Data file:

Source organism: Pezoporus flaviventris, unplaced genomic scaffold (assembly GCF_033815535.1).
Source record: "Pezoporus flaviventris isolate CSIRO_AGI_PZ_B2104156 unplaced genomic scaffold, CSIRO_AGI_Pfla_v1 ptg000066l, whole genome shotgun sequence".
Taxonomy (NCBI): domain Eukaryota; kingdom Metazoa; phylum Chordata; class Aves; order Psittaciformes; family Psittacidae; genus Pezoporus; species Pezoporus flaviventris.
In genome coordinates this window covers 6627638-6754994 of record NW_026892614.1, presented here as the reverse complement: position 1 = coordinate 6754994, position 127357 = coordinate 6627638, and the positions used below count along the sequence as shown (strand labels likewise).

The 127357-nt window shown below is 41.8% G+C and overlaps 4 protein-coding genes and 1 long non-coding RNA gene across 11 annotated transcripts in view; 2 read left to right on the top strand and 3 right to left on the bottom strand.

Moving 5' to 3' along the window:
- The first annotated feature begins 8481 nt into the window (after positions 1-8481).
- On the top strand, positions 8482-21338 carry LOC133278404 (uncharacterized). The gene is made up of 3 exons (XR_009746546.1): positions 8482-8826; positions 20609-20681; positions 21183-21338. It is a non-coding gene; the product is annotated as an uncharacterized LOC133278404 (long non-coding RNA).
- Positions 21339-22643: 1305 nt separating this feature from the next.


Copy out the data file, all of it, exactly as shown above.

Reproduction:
Source organism: Pezoporus flaviventris, unplaced genomic scaffold (assembly GCF_033815535.1).
Source record: "Pezoporus flaviventris isolate CSIRO_AGI_PZ_B2104156 unplaced genomic scaffold, CSIRO_AGI_Pfla_v1 ptg000066l, whole genome shotgun sequence".
Taxonomy (NCBI): domain Eukaryota; kingdom Metazoa; phylum Chordata; class Aves; order Psittaciformes; family Psittacidae; genus Pezoporus; species Pezoporus flaviventris.
In genome coordinates this window covers 6627638-6754994 of record NW_026892614.1, presented here as the reverse complement: position 1 = coordinate 6754994, position 127357 = coordinate 6627638, and the positions used below count along the sequence as shown (strand labels likewise).

The 127357-nt window shown below is 41.8% G+C and overlaps 4 protein-coding genes and 1 long non-coding RNA gene across 11 annotated transcripts in view; 2 read left to right on the top strand and 3 right to left on the bottom strand.

Moving 5' to 3' along the window:
- The first annotated feature begins 8481 nt into the window (after positions 1-8481).
- On the top strand, positions 8482-21338 carry LOC133278404 (uncharacterized). The gene is made up of 3 exons (XR_009746546.1): positions 8482-8826; positions 20609-20681; positions 21183-21338. It is a non-coding gene; the product is annotated as an uncharacterized LOC133278404 (long non-coding RNA).
- Positions 21339-22643: 1305 nt separating this feature from the next.